From our prospectively maintained electronic stent database, we identified all patients in whom a Cook Resonance® metallic stent was inserted between April 2009 and Nov 2014. In total 21 patients underwent 52 stent insertion episodes (SIE) during this study. Follow up data was obtained from detailed review of patient case-notes and electronic records.

The primary outcome measure was relief of ureteric obstruction as defined by successful clinical and radiological treatment of hydronephrosis +/− hydroureter. Treatment failure was also defined as removal of the stent before the recommended removal date. Secondary outcome measures included surgical operative time, radiological exposure during fluoroscopy, total stent dwell time (defined as the cumulative time period in months for which a Cook Resonance® metallic stent was in situ) as well as early and late post-procedural complications, defined using the modified Clavien-Dindo classification [20].

All patients had previously had their ureteric obstruction managed by either Double J® polymer stenting or nephrostomy. The decision to change to a Cook Resonance® metallic stent was consultant led and based on the patient’s individual experience with previous stent/nephrostomy, clinical indication, life expectancy and patient preference.

Cook Resonance® metallic stent was performed as previously described [21]. Briefly, under general anaesthesia, a guidewire was inserted using a combination of cystoscopic and fluoroscopic guidance, followed by a coaxial introduction of the Resonance® sheath and catheter, which contains a radio-opaque tip. The guidewire and catheter were then exchanged for the closed ended Cook Resonance® stent through the sheath, with the aid of the catheter as a pusher. The Resonance® sheath is then finally removed to leave the stent in position. The length of the stent used was based on published literature [22].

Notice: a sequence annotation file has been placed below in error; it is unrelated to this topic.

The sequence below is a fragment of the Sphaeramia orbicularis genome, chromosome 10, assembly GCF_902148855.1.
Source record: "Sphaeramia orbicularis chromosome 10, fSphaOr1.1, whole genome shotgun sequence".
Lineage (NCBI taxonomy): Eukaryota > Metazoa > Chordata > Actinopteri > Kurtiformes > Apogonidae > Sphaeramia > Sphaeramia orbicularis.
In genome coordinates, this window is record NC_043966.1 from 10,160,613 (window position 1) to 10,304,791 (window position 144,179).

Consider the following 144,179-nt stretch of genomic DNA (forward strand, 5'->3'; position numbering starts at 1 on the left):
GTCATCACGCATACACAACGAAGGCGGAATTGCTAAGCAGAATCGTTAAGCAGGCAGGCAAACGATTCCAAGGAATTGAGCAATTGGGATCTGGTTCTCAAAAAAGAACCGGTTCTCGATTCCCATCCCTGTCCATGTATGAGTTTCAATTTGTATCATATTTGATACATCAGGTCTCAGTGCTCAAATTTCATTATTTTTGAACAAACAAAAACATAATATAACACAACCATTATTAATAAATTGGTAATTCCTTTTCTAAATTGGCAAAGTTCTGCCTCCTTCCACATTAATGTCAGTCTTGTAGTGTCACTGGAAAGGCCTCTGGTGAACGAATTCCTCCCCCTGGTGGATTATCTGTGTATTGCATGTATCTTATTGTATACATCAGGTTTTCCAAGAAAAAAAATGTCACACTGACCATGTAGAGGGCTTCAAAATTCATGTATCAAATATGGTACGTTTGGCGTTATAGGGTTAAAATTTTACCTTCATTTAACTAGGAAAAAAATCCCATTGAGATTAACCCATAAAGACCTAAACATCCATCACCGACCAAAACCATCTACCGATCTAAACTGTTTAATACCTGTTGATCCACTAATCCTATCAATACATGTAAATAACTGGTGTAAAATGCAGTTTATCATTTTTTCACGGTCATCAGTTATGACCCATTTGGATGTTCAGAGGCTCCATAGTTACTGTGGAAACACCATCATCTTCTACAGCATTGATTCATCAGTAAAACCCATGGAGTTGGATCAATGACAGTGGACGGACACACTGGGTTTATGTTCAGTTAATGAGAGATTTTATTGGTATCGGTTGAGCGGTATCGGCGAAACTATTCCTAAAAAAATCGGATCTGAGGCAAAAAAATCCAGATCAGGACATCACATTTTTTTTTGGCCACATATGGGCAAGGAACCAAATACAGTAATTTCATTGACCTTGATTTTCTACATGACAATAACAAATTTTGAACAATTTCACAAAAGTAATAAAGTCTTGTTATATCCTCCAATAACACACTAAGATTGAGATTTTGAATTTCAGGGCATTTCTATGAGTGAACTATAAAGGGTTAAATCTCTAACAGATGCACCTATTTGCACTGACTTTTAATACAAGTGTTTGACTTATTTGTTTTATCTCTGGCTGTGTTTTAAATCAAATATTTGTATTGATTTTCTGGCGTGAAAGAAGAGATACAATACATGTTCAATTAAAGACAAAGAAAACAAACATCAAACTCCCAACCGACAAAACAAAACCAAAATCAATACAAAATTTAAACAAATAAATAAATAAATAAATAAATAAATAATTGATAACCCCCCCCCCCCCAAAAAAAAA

Follow up included urine microscopy and imaging (ultrasound or CT depending on clinical indication), and all hospital visits in the post-operative period were recorded. Routine stent exchanges due at 12 months were triggered by the electronic stent register.


Of the patients 7 were male and 14 female. Median age was 58 years (range 39 to 90). Of all the SIE, 35 (67%) had a benign cause (see Table 1). All patients had 6Fr stents of varying lengths (Table 2). Median stent duration was 12 months (range 0.5–14). Median clinical follow up was 12 months (range 2–52) (Table 3).

Table 1 Stent Insertion Episode (SIE) by underlying cause
Table 2 Stent length distribution for SIE
Table 3 Number of stent exchanges analysed by patient

Primary outcome results

The stent failure rate in our experience was 4%–; 2 SIE resulted in failure to successfully relieve hydronephrosis +/− hydroureter. Success rate of initial retrograde insertion was 98%, with no intraoperative complications. 1 stent had to be inserted in an antegrade fashion after percutaneous renal access.

Secondary outcome results

Median surgical time was 21 min (range 12–90) (this included 15 bilateral stent insertions at the same procedure). Median radiation exposure (measured as kerma-air-product, Pka) was 815.3 cGy/cm2 (range 192.9–5366.3).

Success rate of initial retrograde insertion was 98%, with no intraoperative complications. 1 stent had to be inserted in an antegrade fashion after percutaneous renal access.

Median stent duration was 12 months (range 2–52). However, when sub-categorised into benign versus malignant aetiology, median stent dwell time (cumulative time period in months for which a Resonance® stent was in-situ) was 19.5 months (range 6–52) for the former and 12 months (range 2–48) for the latter (in all non-deceased patients). 10 (47%) patients died during the follow up period with a metallic stent in-situ. The median stent dwell time in these patients was 7.5 months (range 0.5–14).